Charles Norris Cochrane, in his fascinating book Christianity and Classical Culture describes the reign of Augustus Caesar as the definitive manifestation of of said culture. From Plato onwards there was an intellectual desire to break free of contingency and the whims of history through discernment of the fundamental nature of reality and construction of an ideal, fully rationalized polis that would integrate the individual and human society as a whole into that reality.
But, according to Cochrane, this dream inevitably unraveled due to an important problem it never solved: ancient philosophy and politics could not bridge the gap between the thinking, feeling individual subject and the objective, ‘big picture’. The subject was always subsumed under idealized archetypes or dissolved into them. This gap, more or less pronounced, would always be there, and hence there would always be a degree of alienation between the individual and the polis. There would always be dissatisfaction.
Christianity, however, solved this problem. It presented a worldview where the individual subject was related to another particular individual, Christ, who is also simultaneously the logos and ordering agent of reality. This, combined with the Trinitarianism that found the source of all existence in personality, provided a framework which fully integrated the individual into the ‘big’ picture. Thus its polis, the City of God, was stronger than the City of Man, and Christendom would inevitably overtake the classical world.
XII’s Ivalice strikes me as a world having one half of this scenario. Although Vayne is a far more warlike man than Augustus, his desire to create a new world order through freedom from occult influences strikes me as an attempt to rationalize the polis and create a fully integrated world.
And the problem is – he is unable to see the individual subject as anything but a cog in the machine of all this. The common person, for him, does not have a destiny; only those strong enough, or perhaps archetypal enough, are capable of it.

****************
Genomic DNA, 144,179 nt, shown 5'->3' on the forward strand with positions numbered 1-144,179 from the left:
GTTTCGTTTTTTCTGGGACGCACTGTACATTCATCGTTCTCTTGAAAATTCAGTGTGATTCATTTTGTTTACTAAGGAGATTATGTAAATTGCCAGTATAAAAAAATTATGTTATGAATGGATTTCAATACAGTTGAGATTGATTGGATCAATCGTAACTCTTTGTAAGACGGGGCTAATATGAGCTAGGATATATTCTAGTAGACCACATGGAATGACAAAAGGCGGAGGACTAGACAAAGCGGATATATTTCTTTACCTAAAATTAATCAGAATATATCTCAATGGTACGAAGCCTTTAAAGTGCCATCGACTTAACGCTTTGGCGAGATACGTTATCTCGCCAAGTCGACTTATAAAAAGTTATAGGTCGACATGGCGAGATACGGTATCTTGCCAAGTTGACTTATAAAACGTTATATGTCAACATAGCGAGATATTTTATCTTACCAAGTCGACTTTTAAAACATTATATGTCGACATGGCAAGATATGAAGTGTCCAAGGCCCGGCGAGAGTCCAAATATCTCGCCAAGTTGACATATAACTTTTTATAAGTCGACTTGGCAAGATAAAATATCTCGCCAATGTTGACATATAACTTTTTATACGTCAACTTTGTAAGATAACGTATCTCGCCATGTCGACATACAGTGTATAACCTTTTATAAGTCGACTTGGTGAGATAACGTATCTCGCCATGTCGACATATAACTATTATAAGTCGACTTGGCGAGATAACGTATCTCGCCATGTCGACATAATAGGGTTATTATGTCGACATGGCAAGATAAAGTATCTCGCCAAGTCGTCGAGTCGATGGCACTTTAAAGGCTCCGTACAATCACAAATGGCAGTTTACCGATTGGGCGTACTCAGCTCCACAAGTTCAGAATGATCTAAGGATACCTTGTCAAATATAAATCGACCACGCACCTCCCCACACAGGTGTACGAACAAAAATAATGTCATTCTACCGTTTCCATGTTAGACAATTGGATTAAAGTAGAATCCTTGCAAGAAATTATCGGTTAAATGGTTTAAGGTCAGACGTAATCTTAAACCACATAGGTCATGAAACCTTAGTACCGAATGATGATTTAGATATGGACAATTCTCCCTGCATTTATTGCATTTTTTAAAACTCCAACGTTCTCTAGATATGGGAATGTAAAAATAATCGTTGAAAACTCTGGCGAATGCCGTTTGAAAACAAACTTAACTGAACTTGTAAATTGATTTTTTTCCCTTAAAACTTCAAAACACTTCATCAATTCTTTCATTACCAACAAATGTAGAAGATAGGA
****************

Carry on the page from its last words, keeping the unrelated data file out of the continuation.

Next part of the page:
Of course, there is no equivalent of the Incarnation in Ivalice to fix things. But it is worth looking into just what gives the heroes in this story a moral advantage.
In a typical RPG, the characters grow by becoming stronger. They gain experience, abilities, weapons, and often run around collecting the magical macguffins to destroy the bad guy. XII is no exception.
But, by associating the magical artifacts you collect with nuclear weaponry, the game starts asking questions about the corrupting influences of power. It asks whether, at a certain level, power just becomes too dangerous for anyone to wield, regardless of intentions. It asks whether the solution to a powerful enemy is to just become more powerful yourself.
So, in a sense, XII is interested in deconstructing the typical RPG adventure. It takes the position that, if you have the power to wipe out an entire nation, the only good thing you can do with it is to throw it away (although, in a gameplay sense, you do in fact need more power if you’re gonna beat that final boss, so this only goes so far).
What, then, prevents our heroes from becoming another Vayne?
In a key scene late in the game, Gabranth asks Basch how he is able to retain his honor after all the defeats and indignities he has suffered. Basch responds that he has found someone to protect (Princess Ashe). This leads Gabranth, who has similarly lost everything by this point, to realize that if nothing else he cares for Larsa and wants to save him. And Gabranth sacrifices his life to do so.
Princess Ashe similarly has an epiphany where she realizes that, if she were to pursue a course of revenge, she would betray the ideals of the country she has sworn to protect. The protagonists all learn in their own way to reject a realpolitik solution to their problems and to instead preserve the relationships and values that matter. They find meaning in their lives because of who they care for, rather than optimal outcomes.
Vayne and Dr. Cid, by contrast, are willing to throw even their own families under the bus in order to achieve their goals, and in doing so sacrifice their own humanity.
XII thus acts as a kind of double subversion. In spite of all the power plays, love and the power of friendship come out on top. How delightfully Tolkienesque of it!
(Images courtesy of Final Fantasy Wiki)